The leader of the committee is a particularly savy young woman, who's regular job involves keeping track of water levels in Maine streams and rivers. The tricky part is not damaging the existing roof when raising it and working the replacement underneath.

  10. #10
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    Quote Originally Posted by restless View Post
    I'm with LW on this one.
    baldpate lean-to. i get there and it looks like a bomb went off. trees knocked down. and this big ass shelter with that stupid wall in front of it with a donated by " LL Bean" sign. awesome

  11. #11
    Registered User shelterbuilder's Avatar
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    Default skylights (and other holes in the roof)!

    I've always had 2 conflicting thoughts about skylights: they are a wonderful way to bring light into a shelter; they are a wonderful way to bring rainwater into a shelter!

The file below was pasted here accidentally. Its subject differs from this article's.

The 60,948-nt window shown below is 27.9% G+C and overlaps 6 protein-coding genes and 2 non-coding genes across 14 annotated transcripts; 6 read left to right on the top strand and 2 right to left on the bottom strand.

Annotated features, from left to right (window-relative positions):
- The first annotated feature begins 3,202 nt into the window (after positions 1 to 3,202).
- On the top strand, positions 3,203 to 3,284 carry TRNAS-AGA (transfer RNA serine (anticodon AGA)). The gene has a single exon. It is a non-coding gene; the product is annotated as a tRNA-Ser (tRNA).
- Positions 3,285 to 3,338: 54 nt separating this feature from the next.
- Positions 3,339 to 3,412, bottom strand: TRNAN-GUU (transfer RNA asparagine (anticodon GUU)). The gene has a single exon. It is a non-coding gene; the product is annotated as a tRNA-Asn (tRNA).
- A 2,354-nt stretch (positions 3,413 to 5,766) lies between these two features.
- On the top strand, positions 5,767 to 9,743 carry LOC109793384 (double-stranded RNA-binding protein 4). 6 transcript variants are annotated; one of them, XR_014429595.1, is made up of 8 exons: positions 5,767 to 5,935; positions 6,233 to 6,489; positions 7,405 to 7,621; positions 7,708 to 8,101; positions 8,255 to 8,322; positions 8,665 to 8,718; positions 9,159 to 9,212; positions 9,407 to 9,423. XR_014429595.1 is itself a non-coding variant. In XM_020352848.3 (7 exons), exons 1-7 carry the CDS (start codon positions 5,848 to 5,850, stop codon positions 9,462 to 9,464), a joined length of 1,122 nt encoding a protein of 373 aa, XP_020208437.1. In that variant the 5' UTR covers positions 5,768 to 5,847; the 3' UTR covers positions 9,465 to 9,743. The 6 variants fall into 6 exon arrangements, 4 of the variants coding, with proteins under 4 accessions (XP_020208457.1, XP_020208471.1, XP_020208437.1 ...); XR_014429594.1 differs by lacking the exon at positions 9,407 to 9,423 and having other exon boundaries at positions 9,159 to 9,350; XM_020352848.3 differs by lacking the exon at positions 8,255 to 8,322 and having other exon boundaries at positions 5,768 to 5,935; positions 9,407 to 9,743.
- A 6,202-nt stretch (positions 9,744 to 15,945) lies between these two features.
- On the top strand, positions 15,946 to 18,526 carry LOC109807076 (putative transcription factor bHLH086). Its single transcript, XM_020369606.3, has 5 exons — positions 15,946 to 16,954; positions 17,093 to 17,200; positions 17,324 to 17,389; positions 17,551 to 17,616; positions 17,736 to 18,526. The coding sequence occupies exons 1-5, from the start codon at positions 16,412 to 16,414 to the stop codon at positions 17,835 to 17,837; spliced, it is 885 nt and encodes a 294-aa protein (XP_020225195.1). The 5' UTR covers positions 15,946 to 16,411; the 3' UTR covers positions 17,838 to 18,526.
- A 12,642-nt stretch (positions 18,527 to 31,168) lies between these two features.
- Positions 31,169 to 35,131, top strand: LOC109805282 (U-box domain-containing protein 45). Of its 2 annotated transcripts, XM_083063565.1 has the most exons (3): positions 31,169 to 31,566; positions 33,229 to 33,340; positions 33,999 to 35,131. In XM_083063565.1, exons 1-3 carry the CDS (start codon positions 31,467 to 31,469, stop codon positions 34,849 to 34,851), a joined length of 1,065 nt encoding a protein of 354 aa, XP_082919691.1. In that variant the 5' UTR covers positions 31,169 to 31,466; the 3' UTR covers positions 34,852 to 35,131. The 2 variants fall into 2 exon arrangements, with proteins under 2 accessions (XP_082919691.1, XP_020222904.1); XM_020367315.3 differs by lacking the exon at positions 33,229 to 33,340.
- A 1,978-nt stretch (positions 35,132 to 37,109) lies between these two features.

When we repaired the toilet at the Rausch Gap Shelter in 2005, we used corrugated POLYCARBONATE on the entire roof - talk about bringing in the light! This was the 2nd phase of an experiment that began at the composting toilet system at the William Penn Shelter in the late 90's - we used corrugated PVC on the entire roof of the compost storage platform, but it did not stand up to the excessive sunlight at this site and became brittle and crazed/cracked and was replaced with polycarb. So far, the polycarb seems to be holding up at both sites, although you STILL have to fasten it down by punching holes in the stuff!!! (I never liked metal roofs for the same reason, but that's another story....)